Only time will tell if the McGwires, Sosas, Palmieros, and Bonds of the game make it into the Hall. On the other side of that coin, time is running out for a should-be HOFer, Ron Santo. My case for Ron goes beyond the numbers. True he stands up with many others already elected. However, I say Ronnie deserves to be in the Hall of Fame because he accomplished what he did, the right way (as Ryne Sandberg would say). That gets lost in todays world of corked bats, steroids, and juiced balls … but it’s important. At least it’s important to those willing to make the trip to Cooperstown.

The other reason I would like to see Ronnie inducted is because of the fans’ love for him. I challenge you to give me another player more loved by such a wide audience. Does love for a player mean he deserves to be elected? Not always – but in Ronnie’s case, it would be great for the game. I believe his induction would bring a record number of people to the ceremony, and I think more people would make the effort to see Santo’s plaque hanging in The Hall. All of that would not only bring the right people, but by getting them to Cooperstown, they’ll add to their historical knowledge of the game, and have the opportunity for some great fellowship with other baseball fans.

To some extent, that movement is going on in Chicago today as people rally to support Ron. We have one of the best kept secrets in Chicago … it’s a shame that we’re willing to share him with the Hall of Fame and he hasn’t been inducted yet.

When Ron Santo gets inducted into the Hall of Fame, look for me in my lawn chair, eating sausages and ice cream with my buddies, and my wife and kids … and bring your glove because I’ll be ready for a game of catch.

Cubs FlagRecently, almost a year since my first trip to the Baseball Hall of Fame, I was playing catch with a friend from church to warm up for a pickup softball game a group of us has regularly during the summer. My friend, Mario, is originally from Italy but had moved to the States as a kid. And he remembered just wanting to play catch all the time once he started learning baseball after moving to the Chicago area from Italy. We were having the discussion, because his cousin, Maglio — who lives in Italy — was visiting and playing catch with us, and for the first time in his life.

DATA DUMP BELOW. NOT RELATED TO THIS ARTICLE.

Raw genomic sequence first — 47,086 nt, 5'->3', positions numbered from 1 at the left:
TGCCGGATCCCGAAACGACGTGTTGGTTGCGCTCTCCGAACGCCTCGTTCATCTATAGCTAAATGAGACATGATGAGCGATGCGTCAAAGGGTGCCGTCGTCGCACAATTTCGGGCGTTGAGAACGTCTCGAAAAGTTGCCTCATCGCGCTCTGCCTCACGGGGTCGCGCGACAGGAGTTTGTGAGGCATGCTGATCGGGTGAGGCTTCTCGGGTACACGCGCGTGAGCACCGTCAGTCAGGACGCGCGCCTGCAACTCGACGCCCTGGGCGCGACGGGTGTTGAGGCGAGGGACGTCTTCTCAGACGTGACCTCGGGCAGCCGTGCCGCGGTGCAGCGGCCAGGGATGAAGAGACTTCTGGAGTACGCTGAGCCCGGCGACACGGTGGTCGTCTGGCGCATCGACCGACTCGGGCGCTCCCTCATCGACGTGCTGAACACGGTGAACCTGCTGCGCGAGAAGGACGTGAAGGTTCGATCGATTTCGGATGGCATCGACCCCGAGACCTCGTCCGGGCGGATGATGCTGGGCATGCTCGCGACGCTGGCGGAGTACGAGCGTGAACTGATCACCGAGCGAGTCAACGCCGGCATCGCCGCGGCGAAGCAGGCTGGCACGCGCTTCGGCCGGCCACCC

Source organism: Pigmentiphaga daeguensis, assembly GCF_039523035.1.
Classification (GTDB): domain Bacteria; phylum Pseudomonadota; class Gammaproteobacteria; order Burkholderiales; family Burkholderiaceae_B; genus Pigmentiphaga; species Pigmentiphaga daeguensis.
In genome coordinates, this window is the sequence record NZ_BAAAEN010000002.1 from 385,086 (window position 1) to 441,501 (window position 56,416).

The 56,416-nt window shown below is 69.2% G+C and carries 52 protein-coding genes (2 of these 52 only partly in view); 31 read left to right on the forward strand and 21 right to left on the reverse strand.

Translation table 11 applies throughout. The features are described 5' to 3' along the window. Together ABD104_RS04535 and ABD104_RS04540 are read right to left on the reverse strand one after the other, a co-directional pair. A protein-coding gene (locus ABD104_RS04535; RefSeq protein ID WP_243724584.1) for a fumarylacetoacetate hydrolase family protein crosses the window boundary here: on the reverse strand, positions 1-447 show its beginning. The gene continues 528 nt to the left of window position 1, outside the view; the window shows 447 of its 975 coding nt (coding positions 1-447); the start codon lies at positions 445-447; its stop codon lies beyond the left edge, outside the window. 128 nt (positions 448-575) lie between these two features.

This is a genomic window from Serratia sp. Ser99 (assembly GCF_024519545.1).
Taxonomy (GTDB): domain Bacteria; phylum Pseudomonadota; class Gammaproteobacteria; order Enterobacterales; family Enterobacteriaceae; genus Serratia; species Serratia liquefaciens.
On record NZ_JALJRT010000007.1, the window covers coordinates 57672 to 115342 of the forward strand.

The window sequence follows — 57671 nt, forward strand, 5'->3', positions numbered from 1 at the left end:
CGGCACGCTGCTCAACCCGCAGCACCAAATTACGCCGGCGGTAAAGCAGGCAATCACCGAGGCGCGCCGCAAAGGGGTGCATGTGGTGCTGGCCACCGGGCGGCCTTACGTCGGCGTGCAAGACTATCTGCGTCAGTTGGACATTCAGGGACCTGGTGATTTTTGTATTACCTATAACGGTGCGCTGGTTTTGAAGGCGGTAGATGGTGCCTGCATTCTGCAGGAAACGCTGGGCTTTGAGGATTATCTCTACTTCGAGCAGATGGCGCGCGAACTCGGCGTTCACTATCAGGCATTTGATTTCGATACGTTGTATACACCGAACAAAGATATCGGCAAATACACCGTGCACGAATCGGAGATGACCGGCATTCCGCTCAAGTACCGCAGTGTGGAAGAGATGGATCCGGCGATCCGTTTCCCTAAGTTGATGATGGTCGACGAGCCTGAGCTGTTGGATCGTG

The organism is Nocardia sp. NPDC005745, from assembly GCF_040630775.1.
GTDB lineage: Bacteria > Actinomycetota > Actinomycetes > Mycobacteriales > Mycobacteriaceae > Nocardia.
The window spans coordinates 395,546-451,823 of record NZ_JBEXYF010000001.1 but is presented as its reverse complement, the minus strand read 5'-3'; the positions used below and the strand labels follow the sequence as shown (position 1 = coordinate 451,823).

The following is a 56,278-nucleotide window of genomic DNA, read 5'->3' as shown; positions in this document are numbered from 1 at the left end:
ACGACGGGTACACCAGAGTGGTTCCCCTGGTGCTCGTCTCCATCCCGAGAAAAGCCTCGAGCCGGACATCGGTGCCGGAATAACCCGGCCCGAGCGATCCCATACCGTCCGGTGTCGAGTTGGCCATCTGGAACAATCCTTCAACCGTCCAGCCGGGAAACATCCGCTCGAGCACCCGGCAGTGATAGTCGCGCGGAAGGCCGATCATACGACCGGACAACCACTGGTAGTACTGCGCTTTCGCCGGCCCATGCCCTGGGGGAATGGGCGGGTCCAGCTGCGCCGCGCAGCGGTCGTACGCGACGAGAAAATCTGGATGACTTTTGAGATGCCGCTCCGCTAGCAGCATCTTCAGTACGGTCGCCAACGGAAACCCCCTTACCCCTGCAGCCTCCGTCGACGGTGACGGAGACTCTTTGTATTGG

So I had to tell Mario about my experience at the Baseball Hall of Fame induction ceremonies last year. A large section of the open seating area/field at the induction ceremony site was taken up by many people playing catch. There were dads and sons, friends, strangers — all playing catch. It was an interesting phenomenon. People of several generations brought their gloves to the induction ceremony to play catch. Heck, 4 of us played catch on the smallest patch of grass next to our hotel and a parking ramp in Cleveland the first night of our bus trip to the Hof induction ceremonies.

What does that have to do with whether Ron Santo should get into the Baseball Hall? It is a picture of the enjoyment people still get from the simple parts of the game, which might help explain the passion some of us have for getting one of our favorites into the Hall.

For those of you campaigning for your favorite player — or your dad’s favorite player — to get in, you really should go to the induction ceremony when he does. (Don’t forget your glove.) I plan to be back for Frank Thomas and maybe others. Yes, even after all he said about the Sox this past off-season. Because at the induction ceremonies, people will choose to remember all the good stuff about their favorite players and teams.

By the way, Maglio handled a glove and a bat amazingly well for a first timer. And before we took off that night, Maglio wanted a picture with everyone from the game (the “team” picture). And Mario made sure he went home with a ball to capture some of this still somewhat uniquely American experience (with apologies to the World Cup of Baseball).

I had heard on the radio that Ron Santo wasn’t at the Cubs game due to health issues, but didn’t catch more than that as I was following the game during travel to various stores while running errands in town.

So I did a bit of searching and here’s what I found….

Source: Ron Santo update – CubsNet.com